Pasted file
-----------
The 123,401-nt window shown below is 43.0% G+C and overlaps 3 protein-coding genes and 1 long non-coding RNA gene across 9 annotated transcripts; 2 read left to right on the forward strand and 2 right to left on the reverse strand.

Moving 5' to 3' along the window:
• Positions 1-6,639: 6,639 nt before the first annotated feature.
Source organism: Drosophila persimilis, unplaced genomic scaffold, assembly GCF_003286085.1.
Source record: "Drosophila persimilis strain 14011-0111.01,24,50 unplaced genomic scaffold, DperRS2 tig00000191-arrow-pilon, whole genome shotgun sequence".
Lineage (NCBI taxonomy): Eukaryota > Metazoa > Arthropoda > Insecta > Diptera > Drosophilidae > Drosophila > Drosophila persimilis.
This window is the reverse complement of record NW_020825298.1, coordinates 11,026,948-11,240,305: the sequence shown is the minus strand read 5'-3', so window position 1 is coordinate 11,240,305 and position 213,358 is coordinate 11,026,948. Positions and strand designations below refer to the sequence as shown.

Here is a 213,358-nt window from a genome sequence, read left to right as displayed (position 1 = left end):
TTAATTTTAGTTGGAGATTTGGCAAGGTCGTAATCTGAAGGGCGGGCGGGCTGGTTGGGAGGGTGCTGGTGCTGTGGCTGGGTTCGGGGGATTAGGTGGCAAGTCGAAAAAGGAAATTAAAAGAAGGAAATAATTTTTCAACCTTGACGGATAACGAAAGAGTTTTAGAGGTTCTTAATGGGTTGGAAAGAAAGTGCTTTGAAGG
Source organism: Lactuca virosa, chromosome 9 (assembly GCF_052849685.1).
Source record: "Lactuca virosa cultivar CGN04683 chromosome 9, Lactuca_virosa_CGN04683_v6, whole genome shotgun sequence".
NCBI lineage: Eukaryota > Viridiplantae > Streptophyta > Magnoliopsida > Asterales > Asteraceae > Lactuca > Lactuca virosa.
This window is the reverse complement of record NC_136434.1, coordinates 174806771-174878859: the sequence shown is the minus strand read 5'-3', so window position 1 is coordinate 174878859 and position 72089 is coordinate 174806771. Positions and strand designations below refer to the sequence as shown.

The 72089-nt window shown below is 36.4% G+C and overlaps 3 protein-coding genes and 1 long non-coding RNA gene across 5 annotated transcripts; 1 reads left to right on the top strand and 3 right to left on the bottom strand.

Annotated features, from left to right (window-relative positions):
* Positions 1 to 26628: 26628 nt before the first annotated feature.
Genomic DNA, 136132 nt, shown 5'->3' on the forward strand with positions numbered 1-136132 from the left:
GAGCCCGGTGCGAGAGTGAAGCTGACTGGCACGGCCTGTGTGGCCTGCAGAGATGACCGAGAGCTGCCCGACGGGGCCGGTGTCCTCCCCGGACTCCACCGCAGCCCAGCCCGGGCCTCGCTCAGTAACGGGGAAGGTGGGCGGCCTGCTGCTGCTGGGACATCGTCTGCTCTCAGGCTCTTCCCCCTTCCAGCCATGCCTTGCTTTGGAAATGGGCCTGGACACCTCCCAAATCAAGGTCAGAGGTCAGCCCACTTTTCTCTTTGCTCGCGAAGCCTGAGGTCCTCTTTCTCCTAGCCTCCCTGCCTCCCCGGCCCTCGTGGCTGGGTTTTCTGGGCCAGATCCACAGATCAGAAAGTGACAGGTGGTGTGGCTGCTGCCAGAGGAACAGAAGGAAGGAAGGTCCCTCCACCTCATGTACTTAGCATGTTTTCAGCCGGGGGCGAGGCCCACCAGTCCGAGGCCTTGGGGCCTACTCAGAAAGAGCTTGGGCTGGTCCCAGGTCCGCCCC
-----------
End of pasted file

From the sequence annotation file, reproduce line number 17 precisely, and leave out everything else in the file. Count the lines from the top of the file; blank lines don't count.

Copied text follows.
Genomic DNA, 136132 nt, shown 5'->3' on the forward strand with positions numbered 1-136132 from the left: